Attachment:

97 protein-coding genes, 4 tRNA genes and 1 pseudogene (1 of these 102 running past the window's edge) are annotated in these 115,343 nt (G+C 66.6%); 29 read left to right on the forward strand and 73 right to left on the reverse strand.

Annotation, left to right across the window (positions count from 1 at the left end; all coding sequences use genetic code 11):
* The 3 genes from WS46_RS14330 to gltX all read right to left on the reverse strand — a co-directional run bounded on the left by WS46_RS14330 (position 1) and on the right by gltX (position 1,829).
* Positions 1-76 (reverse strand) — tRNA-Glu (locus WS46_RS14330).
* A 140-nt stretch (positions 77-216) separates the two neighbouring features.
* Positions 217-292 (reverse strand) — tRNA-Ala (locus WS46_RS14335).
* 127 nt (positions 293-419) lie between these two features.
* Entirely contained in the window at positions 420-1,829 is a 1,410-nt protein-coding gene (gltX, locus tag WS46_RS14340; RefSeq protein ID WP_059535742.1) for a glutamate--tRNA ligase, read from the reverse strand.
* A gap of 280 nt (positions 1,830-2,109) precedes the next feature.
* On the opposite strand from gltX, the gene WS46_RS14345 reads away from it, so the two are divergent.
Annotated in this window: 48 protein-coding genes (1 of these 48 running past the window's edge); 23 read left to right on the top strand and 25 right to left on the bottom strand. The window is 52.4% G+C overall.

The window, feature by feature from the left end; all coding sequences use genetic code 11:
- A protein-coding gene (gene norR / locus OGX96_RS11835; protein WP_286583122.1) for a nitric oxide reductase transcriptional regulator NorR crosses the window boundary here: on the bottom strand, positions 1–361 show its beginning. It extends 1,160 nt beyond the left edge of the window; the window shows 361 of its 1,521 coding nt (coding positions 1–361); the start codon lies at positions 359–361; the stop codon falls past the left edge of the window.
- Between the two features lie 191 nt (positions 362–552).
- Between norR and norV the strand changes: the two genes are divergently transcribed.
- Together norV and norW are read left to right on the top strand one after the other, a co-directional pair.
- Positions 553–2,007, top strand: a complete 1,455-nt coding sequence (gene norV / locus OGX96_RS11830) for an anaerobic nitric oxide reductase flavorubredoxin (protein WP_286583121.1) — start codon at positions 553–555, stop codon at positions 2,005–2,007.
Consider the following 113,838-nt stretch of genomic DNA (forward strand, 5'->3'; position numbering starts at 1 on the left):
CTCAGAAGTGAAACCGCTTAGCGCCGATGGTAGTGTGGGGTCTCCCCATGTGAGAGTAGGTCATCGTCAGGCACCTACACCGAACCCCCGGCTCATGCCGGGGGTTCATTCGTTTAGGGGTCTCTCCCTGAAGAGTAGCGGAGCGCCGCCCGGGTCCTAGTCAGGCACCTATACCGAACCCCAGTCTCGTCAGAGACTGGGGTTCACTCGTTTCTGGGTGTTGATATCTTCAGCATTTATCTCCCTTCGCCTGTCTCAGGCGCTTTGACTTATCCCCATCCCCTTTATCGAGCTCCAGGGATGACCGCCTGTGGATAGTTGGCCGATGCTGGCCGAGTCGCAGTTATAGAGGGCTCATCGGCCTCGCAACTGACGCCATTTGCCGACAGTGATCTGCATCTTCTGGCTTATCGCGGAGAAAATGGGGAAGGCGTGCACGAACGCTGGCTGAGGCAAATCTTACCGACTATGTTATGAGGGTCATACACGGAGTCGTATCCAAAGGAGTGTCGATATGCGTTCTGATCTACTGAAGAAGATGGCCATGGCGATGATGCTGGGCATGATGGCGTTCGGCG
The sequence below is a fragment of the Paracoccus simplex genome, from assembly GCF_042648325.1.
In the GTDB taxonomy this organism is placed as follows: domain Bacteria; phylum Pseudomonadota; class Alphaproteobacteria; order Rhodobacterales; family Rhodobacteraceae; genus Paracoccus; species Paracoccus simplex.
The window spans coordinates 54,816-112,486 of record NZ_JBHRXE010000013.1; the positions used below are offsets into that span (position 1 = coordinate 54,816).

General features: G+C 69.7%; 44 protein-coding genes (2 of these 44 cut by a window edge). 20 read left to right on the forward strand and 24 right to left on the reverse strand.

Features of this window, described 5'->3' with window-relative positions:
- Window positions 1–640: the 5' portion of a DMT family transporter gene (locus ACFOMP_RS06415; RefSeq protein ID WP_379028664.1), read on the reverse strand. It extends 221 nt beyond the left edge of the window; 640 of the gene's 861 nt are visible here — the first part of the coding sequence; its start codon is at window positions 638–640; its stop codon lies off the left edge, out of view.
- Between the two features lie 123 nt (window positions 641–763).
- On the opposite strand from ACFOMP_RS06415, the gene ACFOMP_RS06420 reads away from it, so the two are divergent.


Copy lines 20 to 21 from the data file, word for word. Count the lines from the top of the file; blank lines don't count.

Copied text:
The sequence below is a fragment of the Paracoccus simplex genome, from assembly GCF_042648325.1.
In the GTDB taxonomy this organism is placed as follows: domain Bacteria; phylum Pseudomonadota; class Alphaproteobacteria; order Rhodobacterales; family Rhodobacteraceae; genus Paracoccus; species Paracoccus simplex.